The article “How Do Mortgage Brokers Get Paid?” was originally published on MoneySense on February 27, 2021.
Adil is about to close on a home purchase and is surprised that his mortgage broker is asking for a cash payment for the broker fee before the funds are advanced.
Q. Is it typical to pay a mortgage broker fee in advance, and before closing?
My broker is saying that I have to pay cash one week before closing, and that he will pay other persons who are involved. I am confused as to why brokers payment in advance and in cash.
A. A mortgage broker can obtain financing for a borrower to buy real estate from different sources. They can try to arrange the best deal, beyond just the interest rate, with banks, credit unions, trust companies and other lenders. By comparison, a mortgage specialist at a bank or similar financial institution may only be able to arrange a mortgage loan from that single institution.
Different provinces have different rules related to education and licensing requirements for brokers; beware there are also private lenders who are not subject to the same regulation.
A mortgage specialist at a bank, credit union or trust company may be paid a salary, bonus, or commissions for arranging mortgages. Most or all of their compensation tends to come from the volume of mortgages they facilitate.
Meanwhile, a mortgage broker generally gets paid a commission or finder’s fee from the lender for arranging a mortgage. A lender’s commission depends on the size of the mortgage, the length of the term and other factors. The commission may be paid upfront or it may be paid over the term of the mortgage, as a trailer fee, or it may be paid in some combination. The fee may range from 0.5% to 1% of the mortgage, but could be lower or higher.
Some brokers may charge a broker fee to the borrower in addition to the commission they are paid from the lender. A broker fee is more common if the mortgage application is a complicated or difficult one.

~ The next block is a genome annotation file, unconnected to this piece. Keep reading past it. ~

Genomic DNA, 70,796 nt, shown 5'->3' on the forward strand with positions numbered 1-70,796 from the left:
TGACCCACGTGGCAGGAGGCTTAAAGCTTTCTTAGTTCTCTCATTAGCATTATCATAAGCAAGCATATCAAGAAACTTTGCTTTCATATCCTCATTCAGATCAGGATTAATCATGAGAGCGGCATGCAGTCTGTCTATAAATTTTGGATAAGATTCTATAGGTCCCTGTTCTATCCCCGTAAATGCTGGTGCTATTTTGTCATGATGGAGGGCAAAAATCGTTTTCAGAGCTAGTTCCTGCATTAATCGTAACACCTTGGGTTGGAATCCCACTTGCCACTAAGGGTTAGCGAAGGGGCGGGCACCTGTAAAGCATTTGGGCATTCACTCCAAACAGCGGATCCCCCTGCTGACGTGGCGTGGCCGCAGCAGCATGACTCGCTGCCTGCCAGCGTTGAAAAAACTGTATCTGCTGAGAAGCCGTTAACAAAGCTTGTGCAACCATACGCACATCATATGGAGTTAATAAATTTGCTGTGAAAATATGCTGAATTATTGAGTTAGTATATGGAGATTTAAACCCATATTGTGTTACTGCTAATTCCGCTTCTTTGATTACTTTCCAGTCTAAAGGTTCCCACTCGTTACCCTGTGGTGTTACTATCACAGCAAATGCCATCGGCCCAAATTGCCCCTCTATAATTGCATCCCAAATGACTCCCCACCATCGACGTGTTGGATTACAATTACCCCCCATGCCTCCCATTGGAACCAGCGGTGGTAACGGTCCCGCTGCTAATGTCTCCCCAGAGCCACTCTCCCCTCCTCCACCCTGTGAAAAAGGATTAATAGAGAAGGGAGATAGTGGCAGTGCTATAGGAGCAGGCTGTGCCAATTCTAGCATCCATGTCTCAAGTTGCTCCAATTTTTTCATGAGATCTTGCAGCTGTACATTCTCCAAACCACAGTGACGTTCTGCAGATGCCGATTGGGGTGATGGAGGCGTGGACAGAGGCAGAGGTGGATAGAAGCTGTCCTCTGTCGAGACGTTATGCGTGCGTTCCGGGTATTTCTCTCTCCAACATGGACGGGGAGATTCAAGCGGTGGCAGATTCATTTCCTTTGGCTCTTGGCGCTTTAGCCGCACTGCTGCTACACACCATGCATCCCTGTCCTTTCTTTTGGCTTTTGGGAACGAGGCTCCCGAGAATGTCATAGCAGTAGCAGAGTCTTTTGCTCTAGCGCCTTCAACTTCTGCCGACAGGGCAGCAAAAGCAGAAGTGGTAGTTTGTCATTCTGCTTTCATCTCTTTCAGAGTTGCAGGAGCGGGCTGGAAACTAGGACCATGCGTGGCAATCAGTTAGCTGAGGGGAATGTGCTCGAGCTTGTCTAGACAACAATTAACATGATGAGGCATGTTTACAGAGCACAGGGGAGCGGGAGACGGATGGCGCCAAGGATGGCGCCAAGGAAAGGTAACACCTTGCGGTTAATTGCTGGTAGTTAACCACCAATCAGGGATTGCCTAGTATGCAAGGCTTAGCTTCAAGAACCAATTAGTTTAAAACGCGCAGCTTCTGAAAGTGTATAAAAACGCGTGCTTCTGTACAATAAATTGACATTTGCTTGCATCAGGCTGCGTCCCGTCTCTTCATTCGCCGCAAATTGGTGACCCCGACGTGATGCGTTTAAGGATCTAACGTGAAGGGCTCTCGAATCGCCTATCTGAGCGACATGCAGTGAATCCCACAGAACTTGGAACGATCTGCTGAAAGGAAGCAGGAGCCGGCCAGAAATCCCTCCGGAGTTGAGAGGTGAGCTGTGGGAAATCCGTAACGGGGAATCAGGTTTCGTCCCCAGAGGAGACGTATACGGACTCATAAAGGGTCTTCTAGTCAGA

Ideally, borrowers should clarify right from the start what fees may apply, and a professional mortgage broker should lay out their compensation and all conditions for you. You’ll want to suss out if there are conflicts of interest that lead mortgage brokers to send more of their business to a certain lender because of incentives that lender offers to the broker. This could mean they are not shopping around for the best deal for their borrower. Mind you, a mortgage specialist at a bank that only offers their bank’s mortgages is not shopping around, either.
I think my biggest concerns for you, Adil, are the conditions of the broker fee. The requested payment in advance of closing puts you in a difficult position. I can imagine you might be concerned about not paying up, and as a result not receiving the financing you need to close on the purchase. This would be an unlikely and unfair outcome but could depend on your contract and the lender (is it a financial institution or is it a private individual?). I would check out the terms of your mortgage agreement, as you may not be under an obligation to pay the broker fee in advance.
The cash payment is suspicious. Typically, the reason someone asks for a cash payment is because they want to keep a transaction below the radar. There is no direct liability for a consumer who pays for goods and services with cash instead of another method, but there are indirect costs. The goal of the cash payment may be so the recipient can avoid taxes—and that indirectly costs all taxpayers. Another potential cost to a consumer is that it may be more difficult to document a cash transaction should they ever need a paper trail.
When buying a home, the earlier you can secure an approval for your financing, the better. Try to work with a regulated professional, like someone who has the Accredited Mortgage Professional (AMP) designation. Most importantly, ask questions about compensation, costs and other conditions so you know well ahead of time what to expect when you are securing financing.
Jason Heath is a fee-only, advice-only Certified Financial Planner (CFP) at Objective Financial Partners Inc. in Toronto. He does not sell any financial products whatsoever.